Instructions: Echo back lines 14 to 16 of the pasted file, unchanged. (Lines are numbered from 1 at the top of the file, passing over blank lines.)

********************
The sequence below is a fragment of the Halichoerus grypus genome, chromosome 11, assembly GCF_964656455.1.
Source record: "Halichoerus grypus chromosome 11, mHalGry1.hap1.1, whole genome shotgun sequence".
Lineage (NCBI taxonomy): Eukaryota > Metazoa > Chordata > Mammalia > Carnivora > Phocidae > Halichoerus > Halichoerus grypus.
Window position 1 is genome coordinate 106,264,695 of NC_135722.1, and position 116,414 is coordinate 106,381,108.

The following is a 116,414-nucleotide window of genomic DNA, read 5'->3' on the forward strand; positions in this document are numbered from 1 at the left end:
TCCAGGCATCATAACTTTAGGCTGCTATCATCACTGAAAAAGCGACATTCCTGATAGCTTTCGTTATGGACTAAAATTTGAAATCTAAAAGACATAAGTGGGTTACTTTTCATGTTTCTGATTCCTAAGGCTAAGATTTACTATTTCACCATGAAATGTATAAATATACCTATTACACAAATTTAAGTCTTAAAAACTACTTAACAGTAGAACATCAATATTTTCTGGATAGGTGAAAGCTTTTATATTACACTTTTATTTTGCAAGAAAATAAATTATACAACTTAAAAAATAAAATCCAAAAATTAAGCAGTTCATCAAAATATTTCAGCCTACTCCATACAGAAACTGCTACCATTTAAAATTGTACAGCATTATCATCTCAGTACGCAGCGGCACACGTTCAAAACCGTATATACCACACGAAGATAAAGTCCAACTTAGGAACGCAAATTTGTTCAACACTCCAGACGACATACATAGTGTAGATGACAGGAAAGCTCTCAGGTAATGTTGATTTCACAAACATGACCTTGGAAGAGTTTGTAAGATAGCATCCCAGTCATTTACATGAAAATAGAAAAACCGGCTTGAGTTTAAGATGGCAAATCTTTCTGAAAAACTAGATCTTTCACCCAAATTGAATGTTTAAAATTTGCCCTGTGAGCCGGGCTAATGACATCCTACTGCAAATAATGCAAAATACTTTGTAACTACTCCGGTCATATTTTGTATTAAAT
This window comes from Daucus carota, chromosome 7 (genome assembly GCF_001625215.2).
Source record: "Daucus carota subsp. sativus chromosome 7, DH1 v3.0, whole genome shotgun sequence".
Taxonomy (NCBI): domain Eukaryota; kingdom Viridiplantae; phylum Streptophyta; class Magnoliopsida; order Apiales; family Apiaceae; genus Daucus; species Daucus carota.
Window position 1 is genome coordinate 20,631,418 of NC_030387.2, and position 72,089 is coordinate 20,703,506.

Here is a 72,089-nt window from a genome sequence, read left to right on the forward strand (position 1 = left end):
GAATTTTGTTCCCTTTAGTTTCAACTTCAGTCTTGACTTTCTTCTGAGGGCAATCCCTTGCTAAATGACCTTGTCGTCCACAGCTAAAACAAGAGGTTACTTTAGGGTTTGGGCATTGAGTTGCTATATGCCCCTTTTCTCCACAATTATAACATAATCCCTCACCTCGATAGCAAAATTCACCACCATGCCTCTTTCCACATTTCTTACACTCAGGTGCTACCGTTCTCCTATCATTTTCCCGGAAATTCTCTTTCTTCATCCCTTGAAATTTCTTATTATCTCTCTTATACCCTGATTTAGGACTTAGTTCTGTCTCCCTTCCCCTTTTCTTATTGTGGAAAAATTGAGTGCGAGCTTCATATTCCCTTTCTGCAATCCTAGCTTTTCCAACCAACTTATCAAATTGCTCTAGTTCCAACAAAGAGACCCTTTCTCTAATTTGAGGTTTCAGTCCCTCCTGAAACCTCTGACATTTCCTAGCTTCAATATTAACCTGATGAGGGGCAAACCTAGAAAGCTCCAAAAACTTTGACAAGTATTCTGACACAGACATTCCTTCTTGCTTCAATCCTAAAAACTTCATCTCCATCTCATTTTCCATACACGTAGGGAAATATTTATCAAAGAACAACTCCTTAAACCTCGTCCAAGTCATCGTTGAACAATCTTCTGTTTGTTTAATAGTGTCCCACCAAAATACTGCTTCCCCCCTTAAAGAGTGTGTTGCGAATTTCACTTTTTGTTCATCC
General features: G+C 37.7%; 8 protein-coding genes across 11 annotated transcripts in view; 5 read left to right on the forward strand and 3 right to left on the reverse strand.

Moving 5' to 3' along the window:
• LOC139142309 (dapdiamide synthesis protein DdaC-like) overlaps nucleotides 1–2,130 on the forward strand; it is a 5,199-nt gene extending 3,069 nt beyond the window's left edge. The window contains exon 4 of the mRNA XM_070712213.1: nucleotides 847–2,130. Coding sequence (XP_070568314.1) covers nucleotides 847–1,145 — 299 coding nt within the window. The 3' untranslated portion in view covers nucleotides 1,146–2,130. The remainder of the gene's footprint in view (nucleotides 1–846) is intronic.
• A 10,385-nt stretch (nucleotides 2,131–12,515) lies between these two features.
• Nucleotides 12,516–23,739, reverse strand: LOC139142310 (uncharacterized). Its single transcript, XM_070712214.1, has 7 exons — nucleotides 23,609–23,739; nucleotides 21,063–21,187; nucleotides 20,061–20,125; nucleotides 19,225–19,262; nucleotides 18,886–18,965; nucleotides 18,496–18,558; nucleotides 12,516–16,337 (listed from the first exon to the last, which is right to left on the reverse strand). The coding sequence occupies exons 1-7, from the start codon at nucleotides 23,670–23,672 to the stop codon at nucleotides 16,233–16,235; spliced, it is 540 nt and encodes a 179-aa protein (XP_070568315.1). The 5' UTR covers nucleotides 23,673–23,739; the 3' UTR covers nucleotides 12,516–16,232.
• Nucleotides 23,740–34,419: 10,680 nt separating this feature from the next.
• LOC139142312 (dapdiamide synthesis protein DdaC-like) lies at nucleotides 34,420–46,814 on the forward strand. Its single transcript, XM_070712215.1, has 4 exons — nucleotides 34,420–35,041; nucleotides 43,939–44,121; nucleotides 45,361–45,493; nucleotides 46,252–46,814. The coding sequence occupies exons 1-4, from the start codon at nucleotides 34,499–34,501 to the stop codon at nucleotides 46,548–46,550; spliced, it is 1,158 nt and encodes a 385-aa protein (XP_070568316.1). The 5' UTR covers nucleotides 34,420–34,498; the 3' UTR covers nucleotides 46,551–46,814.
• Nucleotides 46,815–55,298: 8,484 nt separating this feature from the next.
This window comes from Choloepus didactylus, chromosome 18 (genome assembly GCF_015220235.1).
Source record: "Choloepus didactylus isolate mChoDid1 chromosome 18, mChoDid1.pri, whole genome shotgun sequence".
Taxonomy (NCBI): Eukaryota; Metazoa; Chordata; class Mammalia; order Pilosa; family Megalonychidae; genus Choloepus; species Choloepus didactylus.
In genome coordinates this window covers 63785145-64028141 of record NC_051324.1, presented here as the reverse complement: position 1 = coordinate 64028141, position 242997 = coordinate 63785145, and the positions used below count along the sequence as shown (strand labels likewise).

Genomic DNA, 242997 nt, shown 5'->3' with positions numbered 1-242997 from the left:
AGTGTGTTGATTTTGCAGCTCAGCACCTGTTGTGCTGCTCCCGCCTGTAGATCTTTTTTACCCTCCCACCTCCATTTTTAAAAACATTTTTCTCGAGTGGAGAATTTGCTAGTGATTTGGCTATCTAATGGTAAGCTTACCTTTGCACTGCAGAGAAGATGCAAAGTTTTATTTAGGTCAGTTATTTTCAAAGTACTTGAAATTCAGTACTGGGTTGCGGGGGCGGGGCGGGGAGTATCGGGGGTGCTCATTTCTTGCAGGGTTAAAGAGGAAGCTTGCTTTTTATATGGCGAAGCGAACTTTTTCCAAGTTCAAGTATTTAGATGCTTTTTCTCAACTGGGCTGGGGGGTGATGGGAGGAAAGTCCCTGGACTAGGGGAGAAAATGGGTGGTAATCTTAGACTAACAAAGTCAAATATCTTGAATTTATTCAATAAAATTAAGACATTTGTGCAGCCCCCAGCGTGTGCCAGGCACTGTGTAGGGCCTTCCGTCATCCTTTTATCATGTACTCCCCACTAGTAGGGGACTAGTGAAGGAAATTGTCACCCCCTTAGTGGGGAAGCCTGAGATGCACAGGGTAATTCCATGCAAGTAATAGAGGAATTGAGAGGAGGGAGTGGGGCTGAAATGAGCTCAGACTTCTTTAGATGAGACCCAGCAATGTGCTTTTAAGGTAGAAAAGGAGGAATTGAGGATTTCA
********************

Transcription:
Moving 5' to 3' along the window:
• LOC139142309 (dapdiamide synthesis protein DdaC-like) overlaps nucleotides 1–2,130 on the forward strand; it is a 5,199-nt gene extending 3,069 nt beyond the window's left edge. The window contains exon 4 of the mRNA XM_070712213.1: nucleotides 847–2,130. Coding sequence (XP_070568314.1) covers nucleotides 847–1,145 — 299 coding nt within the window. The 3' untranslated portion in view covers nucleotides 1,146–2,130. The remainder of the gene's footprint in view (nucleotides 1–846) is intronic.
• A 10,385-nt stretch (nucleotides 2,131–12,515) lies between these two features.